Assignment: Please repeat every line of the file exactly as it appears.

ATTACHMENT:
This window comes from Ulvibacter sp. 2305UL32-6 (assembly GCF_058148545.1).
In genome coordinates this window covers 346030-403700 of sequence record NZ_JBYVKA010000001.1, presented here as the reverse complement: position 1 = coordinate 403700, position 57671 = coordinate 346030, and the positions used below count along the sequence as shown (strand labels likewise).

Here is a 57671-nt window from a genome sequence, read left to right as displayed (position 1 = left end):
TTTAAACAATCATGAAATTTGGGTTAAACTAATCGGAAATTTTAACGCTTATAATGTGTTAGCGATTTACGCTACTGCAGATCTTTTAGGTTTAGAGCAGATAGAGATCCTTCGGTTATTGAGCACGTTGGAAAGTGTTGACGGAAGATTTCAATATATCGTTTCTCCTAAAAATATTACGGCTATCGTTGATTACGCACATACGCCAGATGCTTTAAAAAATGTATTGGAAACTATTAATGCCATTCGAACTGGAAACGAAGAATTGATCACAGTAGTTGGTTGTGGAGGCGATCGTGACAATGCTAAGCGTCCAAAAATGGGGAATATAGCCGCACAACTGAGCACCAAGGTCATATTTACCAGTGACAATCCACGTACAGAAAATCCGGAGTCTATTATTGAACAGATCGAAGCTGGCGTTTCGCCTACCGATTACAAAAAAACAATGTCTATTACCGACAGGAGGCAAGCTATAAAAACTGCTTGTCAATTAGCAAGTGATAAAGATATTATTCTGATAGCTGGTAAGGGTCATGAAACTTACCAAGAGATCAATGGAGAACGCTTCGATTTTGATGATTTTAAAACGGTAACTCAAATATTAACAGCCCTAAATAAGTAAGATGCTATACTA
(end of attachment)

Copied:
This window comes from Ulvibacter sp. 2305UL32-6 (assembly GCF_058148545.1).
In genome coordinates this window covers 346030-403700 of sequence record NZ_JBYVKA010000001.1, presented here as the reverse complement: position 1 = coordinate 403700, position 57671 = coordinate 346030, and the positions used below count along the sequence as shown (strand labels likewise).

Here is a 57671-nt window from a genome sequence, read left to right as displayed (position 1 = left end):
TTTAAACAATCATGAAATTTGGGTTAAACTAATCGGAAATTTTAACGCTTATAATGTGTTAGCGATTTACGCTACTGCAGATCTTTTAGGTTTAGAGCAGATAGAGATCCTTCGGTTATTGAGCACGTTGGAAAGTGTTGACGGAAGATTTCAATATATCGTTTCTCCTAAAAATATTACGGCTATCGTTGATTACGCACATACGCCAGATGCTTTAAAAAATGTATTGGAAACTATTAATGCCATTCGAACTGGAAACGAAGAATTGATCACAGTAGTTGGTTGTGGAGGCGATCGTGACAATGCTAAGCGTCCAAAAATGGGGAATATAGCCGCACAACTGAGCACCAAGGTCATATTTACCAGTGACAATCCACGTACAGAAAATCCGGAGTCTATTATTGAACAGATCGAAGCTGGCGTTTCGCCTACCGATTACAAAAAAACAATGTCTATTACCGACAGGAGGCAAGCTATAAAAACTGCTTGTCAATTAGCAAGTGATAAAGATATTATTCTGATAGCTGGTAAGGGTCATGAAACTTACCAAGAGATCAATGGAGAACGCTTCGATTTTGATGATTTTAAAACGGTAACTCAAATATTAACAGCCCTAAATAAGTAAGATGCTATACTA